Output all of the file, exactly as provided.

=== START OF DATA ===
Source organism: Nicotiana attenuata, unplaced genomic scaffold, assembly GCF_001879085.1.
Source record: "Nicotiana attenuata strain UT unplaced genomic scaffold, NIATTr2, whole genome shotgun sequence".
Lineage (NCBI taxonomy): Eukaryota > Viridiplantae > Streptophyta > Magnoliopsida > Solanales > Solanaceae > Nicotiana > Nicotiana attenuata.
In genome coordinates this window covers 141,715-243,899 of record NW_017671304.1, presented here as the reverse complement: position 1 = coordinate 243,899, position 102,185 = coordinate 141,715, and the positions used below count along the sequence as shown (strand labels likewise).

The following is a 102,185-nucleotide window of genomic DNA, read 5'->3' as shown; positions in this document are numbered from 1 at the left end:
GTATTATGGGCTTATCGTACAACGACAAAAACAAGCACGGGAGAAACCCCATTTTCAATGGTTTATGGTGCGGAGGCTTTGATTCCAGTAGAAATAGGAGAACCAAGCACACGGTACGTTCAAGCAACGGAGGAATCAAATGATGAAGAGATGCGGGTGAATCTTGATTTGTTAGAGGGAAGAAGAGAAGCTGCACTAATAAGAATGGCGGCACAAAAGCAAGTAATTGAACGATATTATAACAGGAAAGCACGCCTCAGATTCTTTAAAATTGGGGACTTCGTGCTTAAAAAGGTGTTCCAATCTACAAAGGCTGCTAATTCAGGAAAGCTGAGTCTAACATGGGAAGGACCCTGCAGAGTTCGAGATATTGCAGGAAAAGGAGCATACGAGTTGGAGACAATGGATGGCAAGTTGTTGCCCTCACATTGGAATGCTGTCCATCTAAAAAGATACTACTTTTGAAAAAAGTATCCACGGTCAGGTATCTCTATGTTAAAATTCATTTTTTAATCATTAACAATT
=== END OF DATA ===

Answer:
Source organism: Nicotiana attenuata, unplaced genomic scaffold, assembly GCF_001879085.1.
Source record: "Nicotiana attenuata strain UT unplaced genomic scaffold, NIATTr2, whole genome shotgun sequence".
Lineage (NCBI taxonomy): Eukaryota > Viridiplantae > Streptophyta > Magnoliopsida > Solanales > Solanaceae > Nicotiana > Nicotiana attenuata.
In genome coordinates this window covers 141,715-243,899 of record NW_017671304.1, presented here as the reverse complement: position 1 = coordinate 243,899, position 102,185 = coordinate 141,715, and the positions used below count along the sequence as shown (strand labels likewise).

The following is a 102,185-nucleotide window of genomic DNA, read 5'->3' as shown; positions in this document are numbered from 1 at the left end:
GTATTATGGGCTTATCGTACAACGACAAAAACAAGCACGGGAGAAACCCCATTTTCAATGGTTTATGGTGCGGAGGCTTTGATTCCAGTAGAAATAGGAGAACCAAGCACACGGTACGTTCAAGCAACGGAGGAATCAAATGATGAAGAGATGCGGGTGAATCTTGATTTGTTAGAGGGAAGAAGAGAAGCTGCACTAATAAGAATGGCGGCACAAAAGCAAGTAATTGAACGATATTATAACAGGAAAGCACGCCTCAGATTCTTTAAAATTGGGGACTTCGTGCTTAAAAAGGTGTTCCAATCTACAAAGGCTGCTAATTCAGGAAAGCTGAGTCTAACATGGGAAGGACCCTGCAGAGTTCGAGATATTGCAGGAAAAGGAGCATACGAGTTGGAGACAATGGATGGCAAGTTGTTGCCCTCACATTGGAATGCTGTCCATCTAAAAAGATACTACTTTTGAAAAAAGTATCCACGGTCAGGTATCTCTATGTTAAAATTCATTTTTTAATCATTAACAATT